9. Bruce Dickinson

Bruce Dickinson
Bruce Dickinson. / Niels Van Iperen/GettyImages

Iron Maiden vocalist Bruce Dickinson’s first book The Adventures of Lord Iffy Boatrace, a comic novel about the British upper class inspired by the work of British satirist Tom Sharpe, was published in 1990. Dickinson wrote the book while on tour with Iron Maiden, and eagerly shared his work with his bandmates. Drummer Nicko McBrain recalled that “He was unbearable, because you’d be doing something on the bus and he’d have just finished writing a new chapter and he’d want to read the whole fricking story to you!”

Dickinson followed up Boatrace with another satirical novel, The Missionary Position, two years later, and has since written a screenplay (2008’s Chemical Weapon) and released an autobiography (What Does This Button Do?, published in 2017).

10. Richard Hell

Richard Hell
Richard Hell in 1994. / Martyn Goodacre/GettyImages

Like Leonard Cohen, Richard Hell (who was born Richard Lester Myers) was a published poet before he was a recording artist—he even took his pseudonym from 19th-century poet Arthur Rimbaud’s collection A Season in Hell. Hell moved to New York in the mid-‘60s to become a poet; he created his own independent press, wrote poems for publications like Rolling Stone, and formed the band that would become Television.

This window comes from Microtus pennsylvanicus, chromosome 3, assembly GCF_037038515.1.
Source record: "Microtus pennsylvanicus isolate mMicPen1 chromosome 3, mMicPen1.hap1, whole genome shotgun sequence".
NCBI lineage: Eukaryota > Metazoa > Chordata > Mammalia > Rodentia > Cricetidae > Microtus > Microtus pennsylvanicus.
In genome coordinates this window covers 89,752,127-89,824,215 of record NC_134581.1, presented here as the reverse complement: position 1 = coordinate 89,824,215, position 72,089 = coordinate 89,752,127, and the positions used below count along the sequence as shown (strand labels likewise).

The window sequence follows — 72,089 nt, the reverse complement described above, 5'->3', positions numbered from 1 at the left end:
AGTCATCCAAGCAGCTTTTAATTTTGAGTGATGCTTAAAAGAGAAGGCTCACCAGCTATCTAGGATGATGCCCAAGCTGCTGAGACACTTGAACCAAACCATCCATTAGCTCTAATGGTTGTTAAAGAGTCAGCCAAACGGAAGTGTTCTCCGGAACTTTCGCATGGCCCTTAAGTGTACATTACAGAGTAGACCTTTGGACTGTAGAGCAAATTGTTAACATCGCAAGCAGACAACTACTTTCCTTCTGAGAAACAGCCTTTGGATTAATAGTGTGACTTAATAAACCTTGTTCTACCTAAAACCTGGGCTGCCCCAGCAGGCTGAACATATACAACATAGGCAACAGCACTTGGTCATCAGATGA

At the same time, Hell and Television front man Tom Verlaine (whose name came from the French poet Paul Verlaine) created a persona called Theresa Stern to write together under. They gave the persona a back story and released a book of poems called Wanna Go Out? in 1973. After releasing multiple collections of poetry, a collection of journals and even a novella, Hell’s first full-length novel, Go Now, was published in 1996, and was followed by his second, Godlike, in 2005. “I think it might be the best thing I’ve done, though at other times I’ve looked at it and been mortified,” he said of the latter in 2023.

11. Ray Manzarek